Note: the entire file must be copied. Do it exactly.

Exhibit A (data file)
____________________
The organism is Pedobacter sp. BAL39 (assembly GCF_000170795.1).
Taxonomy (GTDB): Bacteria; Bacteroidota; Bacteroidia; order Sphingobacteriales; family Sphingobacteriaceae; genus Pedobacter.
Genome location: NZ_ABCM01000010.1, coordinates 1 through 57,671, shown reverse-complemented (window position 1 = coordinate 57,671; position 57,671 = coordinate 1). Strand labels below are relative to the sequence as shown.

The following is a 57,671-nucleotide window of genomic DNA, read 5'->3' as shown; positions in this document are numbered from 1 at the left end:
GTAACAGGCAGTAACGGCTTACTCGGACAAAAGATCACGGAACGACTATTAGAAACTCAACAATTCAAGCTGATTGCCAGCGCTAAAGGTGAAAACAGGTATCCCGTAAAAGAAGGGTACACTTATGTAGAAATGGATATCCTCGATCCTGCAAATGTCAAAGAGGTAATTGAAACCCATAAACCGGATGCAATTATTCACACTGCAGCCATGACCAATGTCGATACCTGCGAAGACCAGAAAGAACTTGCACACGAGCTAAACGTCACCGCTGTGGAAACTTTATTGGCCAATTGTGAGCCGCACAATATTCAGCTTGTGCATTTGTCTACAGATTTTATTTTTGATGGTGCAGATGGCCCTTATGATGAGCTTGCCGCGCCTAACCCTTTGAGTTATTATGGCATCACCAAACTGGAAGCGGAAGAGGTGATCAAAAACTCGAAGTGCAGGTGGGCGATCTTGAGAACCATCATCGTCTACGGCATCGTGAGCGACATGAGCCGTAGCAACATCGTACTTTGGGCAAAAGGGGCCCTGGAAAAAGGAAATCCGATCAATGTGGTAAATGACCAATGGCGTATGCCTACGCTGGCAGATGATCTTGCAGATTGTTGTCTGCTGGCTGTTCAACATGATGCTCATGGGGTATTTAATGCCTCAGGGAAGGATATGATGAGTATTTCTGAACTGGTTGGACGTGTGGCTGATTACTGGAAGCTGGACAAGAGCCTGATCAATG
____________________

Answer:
The organism is Pedobacter sp. BAL39 (assembly GCF_000170795.1).
Taxonomy (GTDB): Bacteria; Bacteroidota; Bacteroidia; order Sphingobacteriales; family Sphingobacteriaceae; genus Pedobacter.
Genome location: NZ_ABCM01000010.1, coordinates 1 through 57,671, shown reverse-complemented (window position 1 = coordinate 57,671; position 57,671 = coordinate 1). Strand labels below are relative to the sequence as shown.

The following is a 57,671-nucleotide window of genomic DNA, read 5'->3' as shown; positions in this document are numbered from 1 at the left end:
GTAACAGGCAGTAACGGCTTACTCGGACAAAAGATCACGGAACGACTATTAGAAACTCAACAATTCAAGCTGATTGCCAGCGCTAAAGGTGAAAACAGGTATCCCGTAAAAGAAGGGTACACTTATGTAGAAATGGATATCCTCGATCCTGCAAATGTCAAAGAGGTAATTGAAACCCATAAACCGGATGCAATTATTCACACTGCAGCCATGACCAATGTCGATACCTGCGAAGACCAGAAAGAACTTGCACACGAGCTAAACGTCACCGCTGTGGAAACTTTATTGGCCAATTGTGAGCCGCACAATATTCAGCTTGTGCATTTGTCTACAGATTTTATTTTTGATGGTGCAGATGGCCCTTATGATGAGCTTGCCGCGCCTAACCCTTTGAGTTATTATGGCATCACCAAACTGGAAGCGGAAGAGGTGATCAAAAACTCGAAGTGCAGGTGGGCGATCTTGAGAACCATCATCGTCTACGGCATCGTGAGCGACATGAGCCGTAGCAACATCGTACTTTGGGCAAAAGGGGCCCTGGAAAAAGGAAATCCGATCAATGTGGTAAATGACCAATGGCGTATGCCTACGCTGGCAGATGATCTTGCAGATTGTTGTCTGCTGGCTGTTCAACATGATGCTCATGGGGTATTTAATGCCTCAGGGAAGGATATGATGAGTATTTCTGAACTGGTTGGACGTGTGGCTGATTACTGGAAGCTGGACAAGAGCCTGATCAATG